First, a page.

Rubber Molding Methods

All rubber molding methods rely on a combination of heat and pressure to transform uncured rubber into precisely-molded components. The three primary rubber molding methods are: compression molding, transfer molding, and injection molding.

Each rubber molding method follows the same basic workflow: rubber is heated and forced into a mold cavity or cavities where it conforms to the intended geometry. During the molding process, raw rubber is vulcanized or “cured”. Curing transforms unpliable raw rubber into a material that can deform under stress and return to its molded shape. The three most common processes for rubber molding are compression molding, transfer molding, and injection molding.

Compression Molding

In compression molding, a compression press, forces top and bottom platens together via a hydraulic cylinder or ram. In this process, raw rubber “preforms” are placed in open, heated mold cavities. The mold is closed, and the pressure of the press forces the rubber to conform to the shape of the mold cavities. Heat and pressure are maintained until the rubber has cured to create the finished part.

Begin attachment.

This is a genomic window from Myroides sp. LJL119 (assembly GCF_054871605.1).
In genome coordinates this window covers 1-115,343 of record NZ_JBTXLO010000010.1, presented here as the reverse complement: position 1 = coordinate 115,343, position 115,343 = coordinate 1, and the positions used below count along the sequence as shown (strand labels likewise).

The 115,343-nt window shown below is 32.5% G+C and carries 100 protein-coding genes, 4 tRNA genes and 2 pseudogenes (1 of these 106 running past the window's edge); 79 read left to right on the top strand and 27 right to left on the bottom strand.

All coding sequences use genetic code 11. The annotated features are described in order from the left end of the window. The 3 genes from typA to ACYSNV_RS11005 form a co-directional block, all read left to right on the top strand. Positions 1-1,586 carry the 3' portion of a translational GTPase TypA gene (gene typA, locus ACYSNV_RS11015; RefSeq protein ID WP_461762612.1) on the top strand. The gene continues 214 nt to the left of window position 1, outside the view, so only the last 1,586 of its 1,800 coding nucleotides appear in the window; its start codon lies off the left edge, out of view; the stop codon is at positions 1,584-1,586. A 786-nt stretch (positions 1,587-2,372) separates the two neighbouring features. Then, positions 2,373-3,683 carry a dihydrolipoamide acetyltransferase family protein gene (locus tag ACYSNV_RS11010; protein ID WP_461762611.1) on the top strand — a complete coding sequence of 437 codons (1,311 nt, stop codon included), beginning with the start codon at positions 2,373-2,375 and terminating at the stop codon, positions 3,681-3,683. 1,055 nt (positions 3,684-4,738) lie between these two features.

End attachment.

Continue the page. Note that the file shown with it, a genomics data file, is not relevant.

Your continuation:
Transfer Molding

In transfer molding, heated raw rubber is forced into a closed, heated mold. As the compression press closes, the rubber is forced from a chamber, or “pot”, through sprue or feed holes in the top of the mold into the mold cavities. Once filled, the heated mold cavities cure the rubber, creating a finished part.

Injection Molding

In injection molding, heated material is forced into a mold using a screw and piston system. Injection presses offer significantly more control over all process parameters, including material temperatures at various points in the process and the speed and volume of the material introduced into the mold. Injection molding offers a number of benefits, especially for high volume, complex, or precision parts.